Australia and India should become more ambitious in strengthening strategic ties to complement their strong economic, education and people-to-people links. This was one of the key priorities identified by participants in the 2014 Australia-India Roundtable held in Sydney and Melbourne on 3-6 February 2014.
‘Many participants identified a need for closer security links, including through advanced naval exercises, shared Indo-Pacific maritime surveillance and potential cooperation in defence technology’, said Rory Medcalf of the Lowy Institute, the Australian Co-Chair of the Dialogue.
Among other key priorities identified was the need to federalise the bilateral relationship by encouraging dynamic states and cities in both countries to connect with each other, to renew the Australia-India Strategic Research Fund and to improve business and regulatory environments to enable cross-investments by the private sectors in the two countries.
Involving more than 60 prominent figures from diplomacy, think tanks, higher education, politics, business and media, the closed-door discussions involved a candid exchange of insights to produce a range of creative policy ideas for political leaders and officials to consider and pursue. The Roundtable was convened by the Lowy Institute for International Policy in partnership with the Observer Research Foundation and Australia India Institute.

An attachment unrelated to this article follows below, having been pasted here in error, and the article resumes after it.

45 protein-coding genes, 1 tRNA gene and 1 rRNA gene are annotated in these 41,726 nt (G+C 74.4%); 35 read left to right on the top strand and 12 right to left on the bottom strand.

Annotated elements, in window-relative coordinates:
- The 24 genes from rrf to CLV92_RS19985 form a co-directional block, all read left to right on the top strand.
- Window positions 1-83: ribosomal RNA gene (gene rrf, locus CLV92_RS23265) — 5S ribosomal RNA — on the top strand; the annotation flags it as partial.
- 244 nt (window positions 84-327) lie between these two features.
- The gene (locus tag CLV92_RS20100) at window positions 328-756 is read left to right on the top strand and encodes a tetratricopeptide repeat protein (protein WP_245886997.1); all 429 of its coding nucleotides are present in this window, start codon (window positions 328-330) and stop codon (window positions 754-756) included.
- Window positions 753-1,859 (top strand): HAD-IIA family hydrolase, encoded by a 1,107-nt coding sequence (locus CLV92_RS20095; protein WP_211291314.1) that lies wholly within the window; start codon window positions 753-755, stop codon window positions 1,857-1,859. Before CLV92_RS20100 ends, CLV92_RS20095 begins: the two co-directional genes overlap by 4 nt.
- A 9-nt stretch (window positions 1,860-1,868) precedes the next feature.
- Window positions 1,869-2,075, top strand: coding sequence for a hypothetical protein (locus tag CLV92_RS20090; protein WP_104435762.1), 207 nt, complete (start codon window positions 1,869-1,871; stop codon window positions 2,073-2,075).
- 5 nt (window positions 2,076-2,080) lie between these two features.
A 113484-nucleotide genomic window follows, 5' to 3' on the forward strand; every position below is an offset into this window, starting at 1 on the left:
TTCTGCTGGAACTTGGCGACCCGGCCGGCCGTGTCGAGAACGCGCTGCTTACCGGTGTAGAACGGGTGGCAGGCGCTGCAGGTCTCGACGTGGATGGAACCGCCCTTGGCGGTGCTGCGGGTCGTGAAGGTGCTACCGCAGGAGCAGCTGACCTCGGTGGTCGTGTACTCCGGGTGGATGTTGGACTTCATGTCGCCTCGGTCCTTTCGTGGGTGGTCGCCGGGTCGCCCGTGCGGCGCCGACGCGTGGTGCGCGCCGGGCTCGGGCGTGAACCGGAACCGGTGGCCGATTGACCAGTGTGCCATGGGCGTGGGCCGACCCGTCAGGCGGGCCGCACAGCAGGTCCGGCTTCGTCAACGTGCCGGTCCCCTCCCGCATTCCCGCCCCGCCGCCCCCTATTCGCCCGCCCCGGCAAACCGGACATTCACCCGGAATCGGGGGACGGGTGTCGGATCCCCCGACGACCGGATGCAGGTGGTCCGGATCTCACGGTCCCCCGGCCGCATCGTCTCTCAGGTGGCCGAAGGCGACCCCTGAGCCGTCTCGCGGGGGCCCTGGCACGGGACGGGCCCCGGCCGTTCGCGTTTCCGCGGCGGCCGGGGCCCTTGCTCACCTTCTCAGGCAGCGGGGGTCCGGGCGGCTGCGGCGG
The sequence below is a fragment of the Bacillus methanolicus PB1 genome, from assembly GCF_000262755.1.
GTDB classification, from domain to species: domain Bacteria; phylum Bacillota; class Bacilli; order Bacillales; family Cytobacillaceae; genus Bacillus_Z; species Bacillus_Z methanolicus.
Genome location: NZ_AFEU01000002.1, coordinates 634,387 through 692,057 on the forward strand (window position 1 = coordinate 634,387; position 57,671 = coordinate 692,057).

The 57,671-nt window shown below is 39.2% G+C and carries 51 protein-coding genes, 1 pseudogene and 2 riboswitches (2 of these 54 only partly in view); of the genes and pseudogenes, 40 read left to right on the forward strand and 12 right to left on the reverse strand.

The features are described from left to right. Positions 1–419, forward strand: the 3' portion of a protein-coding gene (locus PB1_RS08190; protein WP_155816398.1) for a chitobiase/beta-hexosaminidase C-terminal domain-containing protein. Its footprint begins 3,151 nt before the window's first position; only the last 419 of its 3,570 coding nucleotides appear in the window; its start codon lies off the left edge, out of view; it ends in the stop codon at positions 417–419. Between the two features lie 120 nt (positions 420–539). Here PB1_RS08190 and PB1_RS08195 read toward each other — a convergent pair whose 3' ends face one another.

Participants concluded that relations between India and Australia have reached a new maturity, based on deepening connections between their societies, economies, education sectors and policy establishments. This positions these two democracies well to work together to advance their interests in a shared Indo-Pacific region.
Issues discussed included a stocktake of Australia-India relations, an overview of strategic challenges in the Indo-Pacific region and globally, a global economic overview looking at potential implications for Australia-India economic relations, prospects for cooperation in multilateral forums such as the G20, prospects for cooperation in science and technology, prospects for partnership in education and knowledge, developing stronger business links, including a better understanding of the commercial opportunities on offer in the two countries, management of the strategic challenges arising from the Afghanistan transition, multilateral cooperation in the Indian Ocean, and opportunities and challenges in people-to-people relations and mutual perceptions.